Why do black pupils underperform?

Research has consistently shown that black children, and especially black Caribbean pupils, are disadvantaged when teachers decide who should be entered for the top exams. Black children are most likely to be placed in lower teaching groups and denied the most sought after subjects regardless of their achievements, their social class and their gender. These findings have been replicated by numerous studies, including work commissioned by the education department itself and by Ofsted.

According to The Guardian it\’s because teachers are racist.

Ho hum, burn the teacher training colleges then, eh?

Actually, there\’s an error in the original prescription of the problem. White working class do just as badly as black and Afro Caribbean. Not too much of a surprise as most black and Afro Caribbean in the UK are working class.

Which means that the problem with the teachers isn\’t that they\’re racist but that they\’re classist.

But that still means we get to burn the teacher training colleges, happily.

21 thoughts on “Why do black pupils underperform?”

  1. I am not surprised that teachers are racist. They have been indoctrinated in lefty ideas after all.

  2. The quote suggests that they adjust for class. Use of Occam’s razor suggests that it’s their use of the data that is erroneous rather than yours, though.

  3. So Much For Subtlety

    It would be hard to explain why students of African origin do not do poorly in exams then. You know, if the teachers are racist and all. You would think that they wouldn’t like slightly darker students who are pretty much indistinguishable to your average racist.

    The White Working Class is easier to explain – they are thick. Lee Kwan-yew is right and the Grammars creamed off the entire working class contingent capable of benefiting from advanced education leaving the dregs behind.

    Of course that is not an argument I would make and not one I really believe. But that they took pretty much everyone with a belief and desire for education might be plausible. Which brings us back to Afro-Caribbean youth – stupid and destructive cultural expectations of male behaviour produce poor outcomes.

  4. It is actually worse than that if you peel away the layers. Since around 2001 the English education system and policy makers at Whitehall/LEA level have used data from the Fisher Family Trust in setting targets for schools and for individual children within them. The data breaks down by postcode, social class, ethnicity and family type (married, cohabiting, single parent, care, etc) the “expected” attainment of children. This then sets a benchmark for the school as to what each particular child and the school as a whole ought to attain. Being charitable, it isn’t necessarily what the FFT intended nor indeed the LEAs/Whitehall, but the practical application of this at school level is to turn historical data about populations into normative rules for individuals. If a school or child outperforms its FFT “predictions” the school is doing well.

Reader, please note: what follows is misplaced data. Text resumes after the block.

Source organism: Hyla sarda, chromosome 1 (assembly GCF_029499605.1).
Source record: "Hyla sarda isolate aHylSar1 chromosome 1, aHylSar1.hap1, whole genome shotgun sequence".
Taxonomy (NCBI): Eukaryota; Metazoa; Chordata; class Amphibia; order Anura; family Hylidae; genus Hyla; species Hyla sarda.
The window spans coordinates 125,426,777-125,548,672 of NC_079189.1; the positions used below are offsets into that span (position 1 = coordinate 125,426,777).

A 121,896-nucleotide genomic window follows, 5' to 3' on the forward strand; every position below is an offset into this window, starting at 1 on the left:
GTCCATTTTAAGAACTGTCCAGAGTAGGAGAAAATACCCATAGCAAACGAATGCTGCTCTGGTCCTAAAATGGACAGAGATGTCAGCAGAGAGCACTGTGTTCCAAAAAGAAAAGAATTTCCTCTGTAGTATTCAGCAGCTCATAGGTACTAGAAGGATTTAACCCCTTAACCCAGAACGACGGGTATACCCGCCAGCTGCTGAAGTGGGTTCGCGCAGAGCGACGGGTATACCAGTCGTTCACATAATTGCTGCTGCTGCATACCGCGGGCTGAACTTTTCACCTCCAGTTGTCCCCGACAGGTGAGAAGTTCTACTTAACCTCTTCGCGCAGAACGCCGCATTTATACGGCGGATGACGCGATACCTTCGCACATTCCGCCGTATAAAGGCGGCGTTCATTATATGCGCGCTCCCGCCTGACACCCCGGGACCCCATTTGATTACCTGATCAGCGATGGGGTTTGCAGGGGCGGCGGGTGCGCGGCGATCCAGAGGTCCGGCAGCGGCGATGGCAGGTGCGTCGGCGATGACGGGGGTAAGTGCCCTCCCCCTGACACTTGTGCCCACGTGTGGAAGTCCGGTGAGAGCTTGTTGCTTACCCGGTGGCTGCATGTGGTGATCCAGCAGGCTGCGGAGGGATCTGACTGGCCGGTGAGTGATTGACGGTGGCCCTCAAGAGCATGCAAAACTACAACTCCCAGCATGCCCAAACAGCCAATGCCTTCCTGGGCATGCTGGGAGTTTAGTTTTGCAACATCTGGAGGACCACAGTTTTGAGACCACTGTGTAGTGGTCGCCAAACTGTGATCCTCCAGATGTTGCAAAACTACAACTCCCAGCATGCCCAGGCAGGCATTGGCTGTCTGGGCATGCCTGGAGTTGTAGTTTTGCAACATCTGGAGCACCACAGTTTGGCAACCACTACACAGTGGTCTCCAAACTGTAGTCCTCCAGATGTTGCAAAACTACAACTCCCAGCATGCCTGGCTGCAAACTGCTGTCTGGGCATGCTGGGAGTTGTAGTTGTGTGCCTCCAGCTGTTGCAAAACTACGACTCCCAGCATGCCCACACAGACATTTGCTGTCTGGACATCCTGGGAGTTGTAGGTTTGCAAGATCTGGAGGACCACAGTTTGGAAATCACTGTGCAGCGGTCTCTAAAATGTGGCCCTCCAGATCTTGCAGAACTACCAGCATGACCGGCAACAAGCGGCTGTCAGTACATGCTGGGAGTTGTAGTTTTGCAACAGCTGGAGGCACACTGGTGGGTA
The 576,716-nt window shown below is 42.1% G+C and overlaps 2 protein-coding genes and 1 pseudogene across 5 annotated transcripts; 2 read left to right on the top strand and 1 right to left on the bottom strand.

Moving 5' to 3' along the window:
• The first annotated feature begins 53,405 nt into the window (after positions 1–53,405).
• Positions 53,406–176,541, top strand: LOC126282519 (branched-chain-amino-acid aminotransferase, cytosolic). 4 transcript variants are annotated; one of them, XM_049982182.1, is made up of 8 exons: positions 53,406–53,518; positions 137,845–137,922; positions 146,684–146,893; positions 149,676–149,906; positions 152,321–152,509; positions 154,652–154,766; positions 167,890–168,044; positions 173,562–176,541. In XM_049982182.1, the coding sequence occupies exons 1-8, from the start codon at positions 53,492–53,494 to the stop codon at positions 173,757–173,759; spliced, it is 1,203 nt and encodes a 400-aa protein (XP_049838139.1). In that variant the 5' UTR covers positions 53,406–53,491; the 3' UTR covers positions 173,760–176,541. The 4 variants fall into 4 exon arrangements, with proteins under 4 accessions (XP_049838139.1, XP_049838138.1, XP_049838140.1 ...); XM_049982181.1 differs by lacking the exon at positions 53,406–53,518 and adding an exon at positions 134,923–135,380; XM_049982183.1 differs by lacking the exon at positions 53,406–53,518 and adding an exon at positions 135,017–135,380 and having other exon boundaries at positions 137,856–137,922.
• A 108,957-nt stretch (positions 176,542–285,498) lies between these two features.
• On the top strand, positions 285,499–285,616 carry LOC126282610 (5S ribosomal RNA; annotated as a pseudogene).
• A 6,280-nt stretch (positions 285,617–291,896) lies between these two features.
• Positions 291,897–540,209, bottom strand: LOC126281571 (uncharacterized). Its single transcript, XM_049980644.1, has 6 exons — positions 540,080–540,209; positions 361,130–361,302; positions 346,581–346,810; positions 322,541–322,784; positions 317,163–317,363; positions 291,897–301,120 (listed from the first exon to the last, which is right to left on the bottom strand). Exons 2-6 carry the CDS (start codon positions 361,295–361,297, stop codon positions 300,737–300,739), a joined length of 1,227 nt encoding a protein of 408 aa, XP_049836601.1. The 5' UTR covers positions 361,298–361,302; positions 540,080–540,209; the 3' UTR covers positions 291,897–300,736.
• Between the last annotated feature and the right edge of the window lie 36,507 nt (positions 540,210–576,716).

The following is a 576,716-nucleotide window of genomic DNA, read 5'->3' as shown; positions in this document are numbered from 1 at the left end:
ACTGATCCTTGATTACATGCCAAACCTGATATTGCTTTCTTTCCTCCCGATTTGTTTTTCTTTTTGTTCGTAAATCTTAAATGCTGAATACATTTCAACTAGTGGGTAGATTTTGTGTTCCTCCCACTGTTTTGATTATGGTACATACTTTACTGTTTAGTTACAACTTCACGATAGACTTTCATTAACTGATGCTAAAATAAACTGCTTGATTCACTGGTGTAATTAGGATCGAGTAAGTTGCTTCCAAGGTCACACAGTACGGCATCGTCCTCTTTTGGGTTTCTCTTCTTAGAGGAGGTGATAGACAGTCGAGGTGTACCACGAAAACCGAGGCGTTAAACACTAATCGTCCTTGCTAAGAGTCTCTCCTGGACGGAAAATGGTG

As different groups have different historical levels of attainment at the same level of ability this means that children with equal ability at the same school will be targeted at different levels – eg my son and our next door neighbour’s boy would be expected to have very different attainments on the basis of their different ethnicities and family situations even if they are equally hard working and intelligent (or otherwise).

    The system is based around data showing eg black children or white working class children getting the lowest grades and sets targets based on that for them.

    Teachers are no more likely to be racist than anyone else, possibly they would like to think themselves less so as a broadly “lefty” caring profession. However, they, their leaders and progressive policy makers under the past government, while trying to take differences of race and latterly class into account to focus on improving education (I don’t believe they wanted to make things bad or worse) have institutionalised racism and classism.

  5. If black Caribbean kids don’t perform well because teachers are racist, why do Indian and Chinese children do better than white-British children? Are teachers racist against white kids too?

    One of the articles linked to by that Guardian article says,

    “White pupils were significantly more likely to be entered for the top tiers than their black Caribbean, Pakistani, black African and Bangladeshi classmates.”

    There is no mention of Indian or Chinese in the article.

    Ah, but perhaps racism doesn’t mean what we think it means: